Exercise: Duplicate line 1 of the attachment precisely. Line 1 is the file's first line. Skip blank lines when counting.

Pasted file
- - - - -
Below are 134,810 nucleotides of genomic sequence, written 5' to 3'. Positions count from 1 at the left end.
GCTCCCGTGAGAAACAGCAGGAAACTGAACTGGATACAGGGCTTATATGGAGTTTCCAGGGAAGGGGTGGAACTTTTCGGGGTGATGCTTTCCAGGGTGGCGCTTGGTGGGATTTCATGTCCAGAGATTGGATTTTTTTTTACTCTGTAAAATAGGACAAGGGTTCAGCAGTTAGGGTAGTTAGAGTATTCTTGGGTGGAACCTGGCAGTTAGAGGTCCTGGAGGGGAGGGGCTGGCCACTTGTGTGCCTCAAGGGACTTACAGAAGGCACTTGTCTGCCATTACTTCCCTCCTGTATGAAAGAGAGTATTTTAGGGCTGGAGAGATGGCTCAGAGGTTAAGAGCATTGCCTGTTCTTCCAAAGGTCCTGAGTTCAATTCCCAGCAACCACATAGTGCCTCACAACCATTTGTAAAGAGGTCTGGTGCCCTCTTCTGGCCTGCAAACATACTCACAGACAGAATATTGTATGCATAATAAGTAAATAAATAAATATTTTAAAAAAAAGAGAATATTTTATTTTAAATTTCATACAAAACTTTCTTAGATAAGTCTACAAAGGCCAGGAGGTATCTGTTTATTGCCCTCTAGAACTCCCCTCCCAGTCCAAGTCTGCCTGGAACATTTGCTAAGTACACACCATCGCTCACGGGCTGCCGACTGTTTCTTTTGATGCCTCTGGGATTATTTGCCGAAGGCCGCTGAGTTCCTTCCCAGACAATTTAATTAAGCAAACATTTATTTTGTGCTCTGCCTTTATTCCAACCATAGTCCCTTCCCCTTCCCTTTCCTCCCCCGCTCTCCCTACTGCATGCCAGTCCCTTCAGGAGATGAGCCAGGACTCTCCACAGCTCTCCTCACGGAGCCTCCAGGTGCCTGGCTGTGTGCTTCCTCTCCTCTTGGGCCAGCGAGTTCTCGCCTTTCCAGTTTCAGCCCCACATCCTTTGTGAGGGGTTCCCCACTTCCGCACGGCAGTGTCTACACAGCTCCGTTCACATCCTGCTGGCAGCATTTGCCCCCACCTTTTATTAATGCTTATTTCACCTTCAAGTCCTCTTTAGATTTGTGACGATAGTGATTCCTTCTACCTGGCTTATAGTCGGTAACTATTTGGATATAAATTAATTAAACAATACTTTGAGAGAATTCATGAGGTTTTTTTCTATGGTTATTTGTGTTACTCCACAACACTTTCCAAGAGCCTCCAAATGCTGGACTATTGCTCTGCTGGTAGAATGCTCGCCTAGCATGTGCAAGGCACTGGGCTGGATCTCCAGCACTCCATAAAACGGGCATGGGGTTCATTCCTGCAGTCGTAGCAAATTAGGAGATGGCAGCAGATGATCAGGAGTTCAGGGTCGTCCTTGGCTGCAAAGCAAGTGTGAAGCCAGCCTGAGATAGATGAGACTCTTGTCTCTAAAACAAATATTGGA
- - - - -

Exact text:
Below are 134,810 nucleotides of genomic sequence, written 5' to 3'. Positions count from 1 at the left end.